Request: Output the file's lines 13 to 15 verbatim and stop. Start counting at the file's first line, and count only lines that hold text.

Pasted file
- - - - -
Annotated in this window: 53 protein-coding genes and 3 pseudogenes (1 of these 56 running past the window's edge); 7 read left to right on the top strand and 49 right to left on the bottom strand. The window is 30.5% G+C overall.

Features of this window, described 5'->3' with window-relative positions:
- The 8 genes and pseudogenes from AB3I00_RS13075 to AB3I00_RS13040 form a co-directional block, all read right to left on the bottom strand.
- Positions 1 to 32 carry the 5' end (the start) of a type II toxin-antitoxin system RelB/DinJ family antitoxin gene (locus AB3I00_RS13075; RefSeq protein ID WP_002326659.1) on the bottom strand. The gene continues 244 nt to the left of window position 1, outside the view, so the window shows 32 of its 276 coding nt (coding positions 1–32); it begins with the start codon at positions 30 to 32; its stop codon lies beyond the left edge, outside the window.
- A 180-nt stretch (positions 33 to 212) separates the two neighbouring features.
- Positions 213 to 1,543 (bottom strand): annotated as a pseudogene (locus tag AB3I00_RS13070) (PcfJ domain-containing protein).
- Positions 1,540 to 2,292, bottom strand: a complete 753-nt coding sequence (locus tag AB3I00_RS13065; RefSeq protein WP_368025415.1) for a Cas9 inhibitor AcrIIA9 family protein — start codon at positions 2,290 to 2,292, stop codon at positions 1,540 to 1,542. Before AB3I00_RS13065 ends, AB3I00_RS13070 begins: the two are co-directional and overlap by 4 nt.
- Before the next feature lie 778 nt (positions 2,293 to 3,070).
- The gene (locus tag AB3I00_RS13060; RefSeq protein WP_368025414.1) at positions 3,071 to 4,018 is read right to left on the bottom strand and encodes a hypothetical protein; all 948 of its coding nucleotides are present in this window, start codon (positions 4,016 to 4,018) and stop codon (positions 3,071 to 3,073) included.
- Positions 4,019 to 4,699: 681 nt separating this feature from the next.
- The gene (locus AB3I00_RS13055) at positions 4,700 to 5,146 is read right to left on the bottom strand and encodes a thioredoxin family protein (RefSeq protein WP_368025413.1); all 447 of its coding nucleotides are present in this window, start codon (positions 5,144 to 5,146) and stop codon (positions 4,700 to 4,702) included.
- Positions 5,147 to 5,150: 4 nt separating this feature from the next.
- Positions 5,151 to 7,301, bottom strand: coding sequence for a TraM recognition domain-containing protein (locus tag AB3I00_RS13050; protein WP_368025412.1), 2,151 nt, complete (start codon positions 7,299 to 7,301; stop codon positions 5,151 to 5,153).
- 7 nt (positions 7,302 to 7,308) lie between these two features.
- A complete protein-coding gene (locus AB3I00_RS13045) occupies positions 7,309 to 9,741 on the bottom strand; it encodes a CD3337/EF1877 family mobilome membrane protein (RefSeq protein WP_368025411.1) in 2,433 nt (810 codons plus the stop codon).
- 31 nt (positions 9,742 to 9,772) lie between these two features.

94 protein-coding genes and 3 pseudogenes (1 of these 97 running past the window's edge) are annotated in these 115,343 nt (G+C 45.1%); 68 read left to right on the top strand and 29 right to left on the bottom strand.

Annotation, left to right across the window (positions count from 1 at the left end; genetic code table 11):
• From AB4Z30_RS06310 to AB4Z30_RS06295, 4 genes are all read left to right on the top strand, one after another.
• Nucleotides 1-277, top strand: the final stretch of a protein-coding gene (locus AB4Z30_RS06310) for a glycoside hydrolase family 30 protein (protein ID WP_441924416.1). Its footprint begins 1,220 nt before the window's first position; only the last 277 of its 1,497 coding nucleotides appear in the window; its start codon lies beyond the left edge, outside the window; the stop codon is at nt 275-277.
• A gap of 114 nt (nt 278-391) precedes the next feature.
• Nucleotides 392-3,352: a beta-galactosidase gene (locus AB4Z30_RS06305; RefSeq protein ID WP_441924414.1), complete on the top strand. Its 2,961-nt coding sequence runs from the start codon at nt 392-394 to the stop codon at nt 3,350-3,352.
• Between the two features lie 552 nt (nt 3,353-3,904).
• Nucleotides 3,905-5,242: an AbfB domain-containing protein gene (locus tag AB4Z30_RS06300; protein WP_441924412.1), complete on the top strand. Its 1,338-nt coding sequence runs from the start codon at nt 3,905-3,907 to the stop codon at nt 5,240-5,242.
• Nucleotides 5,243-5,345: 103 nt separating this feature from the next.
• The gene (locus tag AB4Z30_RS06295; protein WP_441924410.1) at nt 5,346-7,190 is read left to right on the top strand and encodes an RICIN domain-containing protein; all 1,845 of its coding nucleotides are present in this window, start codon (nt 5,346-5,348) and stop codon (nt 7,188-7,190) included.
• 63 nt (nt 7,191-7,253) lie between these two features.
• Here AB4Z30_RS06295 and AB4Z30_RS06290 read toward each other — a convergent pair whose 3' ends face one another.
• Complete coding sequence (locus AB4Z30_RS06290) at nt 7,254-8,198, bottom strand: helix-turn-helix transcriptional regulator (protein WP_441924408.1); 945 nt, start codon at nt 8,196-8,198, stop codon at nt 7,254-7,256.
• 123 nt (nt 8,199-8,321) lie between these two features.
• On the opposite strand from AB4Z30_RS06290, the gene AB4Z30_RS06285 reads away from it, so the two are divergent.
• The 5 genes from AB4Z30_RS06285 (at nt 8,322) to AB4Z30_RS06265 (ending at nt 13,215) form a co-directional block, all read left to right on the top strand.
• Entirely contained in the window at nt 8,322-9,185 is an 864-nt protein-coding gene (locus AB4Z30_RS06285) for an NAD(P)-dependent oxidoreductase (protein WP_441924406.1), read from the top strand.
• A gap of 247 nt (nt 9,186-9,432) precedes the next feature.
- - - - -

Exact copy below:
- Positions 5,151 to 7,301, bottom strand: coding sequence for a TraM recognition domain-containing protein (locus tag AB3I00_RS13050; protein WP_368025412.1), 2,151 nt, complete (start codon positions 7,299 to 7,301; stop codon positions 5,151 to 5,153).
- 7 nt (positions 7,302 to 7,308) lie between these two features.
- A complete protein-coding gene (locus AB3I00_RS13045) occupies positions 7,309 to 9,741 on the bottom strand; it encodes a CD3337/EF1877 family mobilome membrane protein (RefSeq protein WP_368025411.1) in 2,433 nt (810 codons plus the stop codon).